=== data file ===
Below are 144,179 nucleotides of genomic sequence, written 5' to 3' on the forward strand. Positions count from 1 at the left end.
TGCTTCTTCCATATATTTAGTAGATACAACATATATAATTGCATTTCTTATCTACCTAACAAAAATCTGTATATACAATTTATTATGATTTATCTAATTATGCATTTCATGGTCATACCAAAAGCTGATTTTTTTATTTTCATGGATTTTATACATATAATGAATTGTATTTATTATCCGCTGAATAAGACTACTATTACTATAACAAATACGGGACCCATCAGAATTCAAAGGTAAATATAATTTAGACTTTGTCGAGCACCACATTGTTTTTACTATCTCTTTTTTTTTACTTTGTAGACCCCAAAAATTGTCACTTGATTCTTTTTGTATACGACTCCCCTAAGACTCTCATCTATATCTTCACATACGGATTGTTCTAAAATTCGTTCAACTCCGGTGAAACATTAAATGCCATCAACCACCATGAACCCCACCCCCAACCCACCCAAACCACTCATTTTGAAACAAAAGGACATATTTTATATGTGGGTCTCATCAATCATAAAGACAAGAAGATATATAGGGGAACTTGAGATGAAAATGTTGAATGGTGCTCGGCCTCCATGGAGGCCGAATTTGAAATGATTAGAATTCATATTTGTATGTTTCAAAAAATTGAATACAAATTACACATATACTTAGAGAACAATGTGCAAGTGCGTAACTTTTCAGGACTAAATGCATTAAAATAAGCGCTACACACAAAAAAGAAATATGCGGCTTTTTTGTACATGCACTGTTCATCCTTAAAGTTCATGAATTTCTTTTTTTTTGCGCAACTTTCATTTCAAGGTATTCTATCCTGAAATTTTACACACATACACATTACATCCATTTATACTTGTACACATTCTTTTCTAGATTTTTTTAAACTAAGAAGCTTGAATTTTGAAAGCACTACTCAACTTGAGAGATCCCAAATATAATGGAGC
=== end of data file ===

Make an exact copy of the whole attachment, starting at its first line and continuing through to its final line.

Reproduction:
Below are 144,179 nucleotides of genomic sequence, written 5' to 3' on the forward strand. Positions count from 1 at the left end.
TGCTTCTTCCATATATTTAGTAGATACAACATATATAATTGCATTTCTTATCTACCTAACAAAAATCTGTATATACAATTTATTATGATTTATCTAATTATGCATTTCATGGTCATACCAAAAGCTGATTTTTTTATTTTCATGGATTTTATACATATAATGAATTGTATTTATTATCCGCTGAATAAGACTACTATTACTATAACAAATACGGGACCCATCAGAATTCAAAGGTAAATATAATTTAGACTTTGTCGAGCACCACATTGTTTTTACTATCTCTTTTTTTTTACTTTGTAGACCCCAAAAATTGTCACTTGATTCTTTTTGTATACGACTCCCCTAAGACTCTCATCTATATCTTCACATACGGATTGTTCTAAAATTCGTTCAACTCCGGTGAAACATTAAATGCCATCAACCACCATGAACCCCACCCCCAACCCACCCAAACCACTCATTTTGAAACAAAAGGACATATTTTATATGTGGGTCTCATCAATCATAAAGACAAGAAGATATATAGGGGAACTTGAGATGAAAATGTTGAATGGTGCTCGGCCTCCATGGAGGCCGAATTTGAAATGATTAGAATTCATATTTGTATGTTTCAAAAAATTGAATACAAATTACACATATACTTAGAGAACAATGTGCAAGTGCGTAACTTTTCAGGACTAAATGCATTAAAATAAGCGCTACACACAAAAAAGAAATATGCGGCTTTTTTGTACATGCACTGTTCATCCTTAAAGTTCATGAATTTCTTTTTTTTTGCGCAACTTTCATTTCAAGGTATTCTATCCTGAAATTTTACACACATACACATTACATCCATTTATACTTGTACACATTCTTTTCTAGATTTTTTTAAACTAAGAAGCTTGAATTTTGAAAGCACTACTCAACTTGAGAGATCCCAAATATAATGGAGC